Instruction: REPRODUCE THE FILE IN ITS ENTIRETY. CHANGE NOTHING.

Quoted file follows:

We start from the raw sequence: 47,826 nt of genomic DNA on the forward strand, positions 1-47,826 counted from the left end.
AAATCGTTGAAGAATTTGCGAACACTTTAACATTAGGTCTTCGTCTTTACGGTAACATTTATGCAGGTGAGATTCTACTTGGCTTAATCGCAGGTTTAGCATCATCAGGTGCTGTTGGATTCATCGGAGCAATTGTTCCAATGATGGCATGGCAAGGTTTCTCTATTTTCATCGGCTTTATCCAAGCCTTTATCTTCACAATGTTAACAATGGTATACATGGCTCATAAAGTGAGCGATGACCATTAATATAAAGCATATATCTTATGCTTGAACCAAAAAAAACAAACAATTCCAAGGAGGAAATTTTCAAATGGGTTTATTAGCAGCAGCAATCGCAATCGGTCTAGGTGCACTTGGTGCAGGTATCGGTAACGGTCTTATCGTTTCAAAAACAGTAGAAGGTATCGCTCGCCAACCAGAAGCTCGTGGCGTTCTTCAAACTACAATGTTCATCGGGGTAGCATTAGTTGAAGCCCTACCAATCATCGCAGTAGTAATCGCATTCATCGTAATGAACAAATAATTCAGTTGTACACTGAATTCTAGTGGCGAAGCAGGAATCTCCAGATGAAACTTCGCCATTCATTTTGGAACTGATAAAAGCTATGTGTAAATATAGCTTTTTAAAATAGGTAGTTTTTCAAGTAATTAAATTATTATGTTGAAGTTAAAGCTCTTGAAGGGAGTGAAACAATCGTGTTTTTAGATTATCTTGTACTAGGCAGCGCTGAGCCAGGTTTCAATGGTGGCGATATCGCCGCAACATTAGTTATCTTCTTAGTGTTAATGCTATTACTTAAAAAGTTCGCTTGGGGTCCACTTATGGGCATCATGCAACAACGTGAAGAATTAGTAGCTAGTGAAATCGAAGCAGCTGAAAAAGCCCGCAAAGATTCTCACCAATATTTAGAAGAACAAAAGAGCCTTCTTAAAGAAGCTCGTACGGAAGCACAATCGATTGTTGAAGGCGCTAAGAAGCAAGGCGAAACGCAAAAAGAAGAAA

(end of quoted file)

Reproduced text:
We start from the raw sequence: 47,826 nt of genomic DNA on the forward strand, positions 1-47,826 counted from the left end.
AAATCGTTGAAGAATTTGCGAACACTTTAACATTAGGTCTTCGTCTTTACGGTAACATTTATGCAGGTGAGATTCTACTTGGCTTAATCGCAGGTTTAGCATCATCAGGTGCTGTTGGATTCATCGGAGCAATTGTTCCAATGATGGCATGGCAAGGTTTCTCTATTTTCATCGGCTTTATCCAAGCCTTTATCTTCACAATGTTAACAATGGTATACATGGCTCATAAAGTGAGCGATGACCATTAATATAAAGCATATATCTTATGCTTGAACCAAAAAAAACAAACAATTCCAAGGAGGAAATTTTCAAATGGGTTTATTAGCAGCAGCAATCGCAATCGGTCTAGGTGCACTTGGTGCAGGTATCGGTAACGGTCTTATCGTTTCAAAAACAGTAGAAGGTATCGCTCGCCAACCAGAAGCTCGTGGCGTTCTTCAAACTACAATGTTCATCGGGGTAGCATTAGTTGAAGCCCTACCAATCATCGCAGTAGTAATCGCATTCATCGTAATGAACAAATAATTCAGTTGTACACTGAATTCTAGTGGCGAAGCAGGAATCTCCAGATGAAACTTCGCCATTCATTTTGGAACTGATAAAAGCTATGTGTAAATATAGCTTTTTAAAATAGGTAGTTTTTCAAGTAATTAAATTATTATGTTGAAGTTAAAGCTCTTGAAGGGAGTGAAACAATCGTGTTTTTAGATTATCTTGTACTAGGCAGCGCTGAGCCAGGTTTCAATGGTGGCGATATCGCCGCAACATTAGTTATCTTCTTAGTGTTAATGCTATTACTTAAAAAGTTCGCTTGGGGTCCACTTATGGGCATCATGCAACAACGTGAAGAATTAGTAGCTAGTGAAATCGAAGCAGCTGAAAAAGCCCGCAAAGATTCTCACCAATATTTAGAAGAACAAAAGAGCCTTCTTAAAGAAGCTCGTACGGAAGCACAATCGATTGTTGAAGGCGCTAAGAAGCAAGGCGAAACGCAAAAAGAAGAAA